10. Make vs. buy
“With the emergence of new technologies, such as 3D printers, and the need to drive competitive advantage, the current status quo around make vs. buy will be challenged,” commented EY.
The firm stated that organisations will need to understand the tradeoffs when it comes to reducing producing downtime and costs, snd improving sustainable practices by making products vs. buying
“There will be some hesitation on implementing private blockchain networks due to the costs of development and deployment. Blockchain use will most likely be limited to scenarios where there is a regulatory track-and-trace requirement, high levels of counterfeiting or a clear business case for operational integrity.”
8. Voice-activated and bot-purchasing experiences
EY predicts that 2021 will see voice-activated and bot-purchasing experiences become the norm.
Future buyers will have access to “seamless and intuitive purchasing experiences, regardless of underlying technology systems already in place. What could this look like? Think voice-activated purchasing experiences for goods and services, supported by natural-language search and virtual assistants,” stated .
7. Commercial off-the-shelf solution providers
EY predicts that 2021 will be the year that commercial off-the-shelf solution providers open up their architecture allowing third parties to develop and sell apps and software.
“The mobile phone app store experience will be available to the business world with COTS providers, allowing access to third-party apps and software. We are already starting to see this happen, but this trend will become more widespread,” highlighted .
6. Robotic process automation
Robotic process automation (RPA) – EY sees this technology becoming an integral part of anyany commercial off-the-shelf (COTS) solution deployment to reduce the impact of ongoing wholesale software upgrades.
“By 2020, leading procurement functions will have fully enabled end-to-end procurement, where manual intervention for high-volume repeatable tasks is removed (e.g., purchase requisition to purchase order conversion and invoice processing). Manual reporting will be a thing of the past, and employees will get the opportunity to focus on business-critical work instead of shuffling paperwork,” noted .
5. Organisations will leverage internal and external data sources
To better assess supplier risks, EY predicts that organisations will leverage internal and external data sources to provide a 360 view of suppliers.
“This will not only provide historical data about supplier performance but will also enable organizations to accurately and holistically establish supplier risk profiles and to predict risk events,” stated .
4. Integrated data ecosystems
EY expects 2021 to bring integrated data ecosystems that enhance visibility of patterns across the organisation.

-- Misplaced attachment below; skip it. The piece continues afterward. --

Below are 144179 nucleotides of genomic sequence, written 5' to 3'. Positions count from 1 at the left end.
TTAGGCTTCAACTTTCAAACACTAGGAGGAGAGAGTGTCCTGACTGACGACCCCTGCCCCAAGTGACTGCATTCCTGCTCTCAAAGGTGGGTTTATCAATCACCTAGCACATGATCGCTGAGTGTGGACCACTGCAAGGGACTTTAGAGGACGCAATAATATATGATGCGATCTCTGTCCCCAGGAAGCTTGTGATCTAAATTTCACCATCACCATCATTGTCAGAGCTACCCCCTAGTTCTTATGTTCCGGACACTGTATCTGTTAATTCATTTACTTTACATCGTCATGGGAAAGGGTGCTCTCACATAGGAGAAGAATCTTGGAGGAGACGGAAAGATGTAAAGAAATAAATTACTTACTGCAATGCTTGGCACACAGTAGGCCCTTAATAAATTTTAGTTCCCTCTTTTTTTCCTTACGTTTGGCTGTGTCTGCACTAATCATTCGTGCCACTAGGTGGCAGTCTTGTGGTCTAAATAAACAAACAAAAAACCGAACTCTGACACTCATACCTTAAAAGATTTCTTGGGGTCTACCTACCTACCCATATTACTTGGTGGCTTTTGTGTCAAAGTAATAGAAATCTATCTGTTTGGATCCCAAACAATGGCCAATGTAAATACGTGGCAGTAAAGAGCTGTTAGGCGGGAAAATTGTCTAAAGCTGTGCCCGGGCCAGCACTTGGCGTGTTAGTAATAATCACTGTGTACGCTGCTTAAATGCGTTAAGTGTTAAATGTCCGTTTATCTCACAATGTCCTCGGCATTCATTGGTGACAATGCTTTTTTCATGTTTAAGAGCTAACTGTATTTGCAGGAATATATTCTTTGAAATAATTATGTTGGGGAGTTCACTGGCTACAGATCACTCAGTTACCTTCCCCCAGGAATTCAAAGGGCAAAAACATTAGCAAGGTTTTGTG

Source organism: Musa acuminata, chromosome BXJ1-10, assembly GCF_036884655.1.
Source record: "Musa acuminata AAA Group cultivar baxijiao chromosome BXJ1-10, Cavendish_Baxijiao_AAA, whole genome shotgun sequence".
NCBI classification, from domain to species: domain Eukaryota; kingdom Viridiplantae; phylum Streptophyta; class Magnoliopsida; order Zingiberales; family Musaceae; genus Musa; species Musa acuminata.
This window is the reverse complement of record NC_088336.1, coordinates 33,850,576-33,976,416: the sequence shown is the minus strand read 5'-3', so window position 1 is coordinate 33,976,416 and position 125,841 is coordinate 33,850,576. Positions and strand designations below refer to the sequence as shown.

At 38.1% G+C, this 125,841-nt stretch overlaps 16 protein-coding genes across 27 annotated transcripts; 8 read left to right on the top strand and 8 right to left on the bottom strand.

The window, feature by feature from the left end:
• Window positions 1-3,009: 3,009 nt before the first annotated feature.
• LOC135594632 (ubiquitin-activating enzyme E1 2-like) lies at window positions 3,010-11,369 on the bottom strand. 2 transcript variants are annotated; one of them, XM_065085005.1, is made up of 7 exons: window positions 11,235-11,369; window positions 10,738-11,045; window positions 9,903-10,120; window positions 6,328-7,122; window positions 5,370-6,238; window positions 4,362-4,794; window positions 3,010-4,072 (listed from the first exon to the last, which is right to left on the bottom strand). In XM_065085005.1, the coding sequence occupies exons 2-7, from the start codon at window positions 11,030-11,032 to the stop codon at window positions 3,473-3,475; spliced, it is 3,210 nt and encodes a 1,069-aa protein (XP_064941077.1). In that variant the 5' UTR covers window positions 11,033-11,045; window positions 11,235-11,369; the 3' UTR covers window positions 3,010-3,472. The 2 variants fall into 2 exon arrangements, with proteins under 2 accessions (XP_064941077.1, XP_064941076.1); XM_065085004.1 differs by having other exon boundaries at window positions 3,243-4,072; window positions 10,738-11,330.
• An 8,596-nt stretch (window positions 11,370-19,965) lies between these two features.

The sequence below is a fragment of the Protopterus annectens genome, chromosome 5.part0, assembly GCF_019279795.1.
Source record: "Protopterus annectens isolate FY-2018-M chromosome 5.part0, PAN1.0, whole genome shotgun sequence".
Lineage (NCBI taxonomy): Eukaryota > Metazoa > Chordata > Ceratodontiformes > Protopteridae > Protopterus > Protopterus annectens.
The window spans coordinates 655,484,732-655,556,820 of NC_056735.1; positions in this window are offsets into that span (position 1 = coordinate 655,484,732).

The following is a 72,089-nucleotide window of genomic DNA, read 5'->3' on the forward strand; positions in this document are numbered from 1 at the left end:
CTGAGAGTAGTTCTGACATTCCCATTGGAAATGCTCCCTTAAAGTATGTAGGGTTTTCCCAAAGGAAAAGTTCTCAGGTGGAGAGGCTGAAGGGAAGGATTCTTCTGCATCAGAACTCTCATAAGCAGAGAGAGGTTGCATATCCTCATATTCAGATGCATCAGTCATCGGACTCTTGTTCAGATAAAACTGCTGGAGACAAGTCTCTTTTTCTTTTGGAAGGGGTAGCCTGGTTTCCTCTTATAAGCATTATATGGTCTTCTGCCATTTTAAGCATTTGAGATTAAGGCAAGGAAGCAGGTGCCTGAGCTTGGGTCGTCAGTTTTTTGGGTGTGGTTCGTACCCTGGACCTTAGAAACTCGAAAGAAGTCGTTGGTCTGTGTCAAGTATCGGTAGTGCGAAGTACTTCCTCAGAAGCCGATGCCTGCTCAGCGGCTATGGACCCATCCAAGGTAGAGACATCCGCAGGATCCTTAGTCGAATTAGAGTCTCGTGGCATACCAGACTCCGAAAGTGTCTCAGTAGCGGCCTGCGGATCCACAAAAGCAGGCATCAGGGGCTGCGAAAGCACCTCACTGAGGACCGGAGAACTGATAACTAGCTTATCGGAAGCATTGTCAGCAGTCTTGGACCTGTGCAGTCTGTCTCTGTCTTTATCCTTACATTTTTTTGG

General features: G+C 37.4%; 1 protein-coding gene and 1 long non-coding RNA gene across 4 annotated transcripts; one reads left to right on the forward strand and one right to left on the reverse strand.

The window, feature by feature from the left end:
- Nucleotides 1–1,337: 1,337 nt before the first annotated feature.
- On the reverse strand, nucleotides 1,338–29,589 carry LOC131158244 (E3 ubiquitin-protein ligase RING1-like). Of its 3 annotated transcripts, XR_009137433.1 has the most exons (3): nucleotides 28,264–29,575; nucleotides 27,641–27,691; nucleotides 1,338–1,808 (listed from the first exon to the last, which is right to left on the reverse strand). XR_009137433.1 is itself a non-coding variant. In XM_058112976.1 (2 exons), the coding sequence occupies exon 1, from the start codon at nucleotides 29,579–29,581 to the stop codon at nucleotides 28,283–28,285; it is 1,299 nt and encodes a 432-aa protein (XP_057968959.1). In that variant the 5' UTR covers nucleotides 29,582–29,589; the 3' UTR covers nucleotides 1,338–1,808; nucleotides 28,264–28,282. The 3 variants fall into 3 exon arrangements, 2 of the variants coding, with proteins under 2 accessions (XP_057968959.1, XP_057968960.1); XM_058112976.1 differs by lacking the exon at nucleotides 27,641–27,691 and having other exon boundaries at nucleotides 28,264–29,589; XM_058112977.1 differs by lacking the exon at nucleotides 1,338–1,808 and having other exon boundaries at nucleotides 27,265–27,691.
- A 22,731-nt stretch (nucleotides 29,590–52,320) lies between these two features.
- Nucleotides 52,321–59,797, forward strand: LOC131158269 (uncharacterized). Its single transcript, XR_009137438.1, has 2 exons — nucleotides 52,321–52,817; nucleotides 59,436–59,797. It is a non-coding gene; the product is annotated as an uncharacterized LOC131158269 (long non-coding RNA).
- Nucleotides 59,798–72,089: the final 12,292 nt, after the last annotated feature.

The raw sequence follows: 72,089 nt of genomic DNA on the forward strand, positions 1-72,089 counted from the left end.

“The data captured from the Internet of Things (IoT) will enable real-time tracking and monitoring of outcomes through continuous feedback loops across assets. Asset-intensive industries will effectively link this data across the enterprise and connect to suppliers, enabling touchless procurement in the next 24 months,” said .
3. Machines will clean and curate their own data
EY predicts that the future will bring data that is continuously cleansed and improved by machine learning, leveraging process outcomes to automatically identify and remedy data anomalies within systems.
“For example, the vendor master will be continually maintained using data from contracts as well as those used in pay runs. Similarly, maintenance work orders, which drive purchase orders, will be informed by the actual usage of materials in completed jobs. This will create a ‘virtual cycle of digital’, where data will continually improve, and organizations will mostly use machines for periodic data cleansing,” commented .
2. Smaller, more agile functions partnering directly with business units
As we look to 2021, EY expects to see procurement become much smaller and increasingly agile functions that partner directly with business units.
“Procurement will be a smaller, centralised function, with more happening in a virtual center and with people geographically embedded within business units, meeting the need for increased collaboration,” commented .
Who also highlights that category managers will become business partners “focusing on all procurement and category needs of a business unit. Specialist knowledge and expertise will be obtained by leveraging the “gig economy” on an as-needed basis,” added .
1. Procurement’s contribution to the overall organisation strategy
First up on EY’s trend list is – procurement’s contribution to the overall organisation strategy. The consultant firm expects this to be a key driver for competitive advantage.
“Leading procurement functions will become part of an organisation’s value stream and will be more influential in contributing to the overall business strategy, growth agenda and competitive advantage. Procurement leaders will be expanding their remit from a focus on cost leadership to enabling innovation, agility and supply certainty,” commented .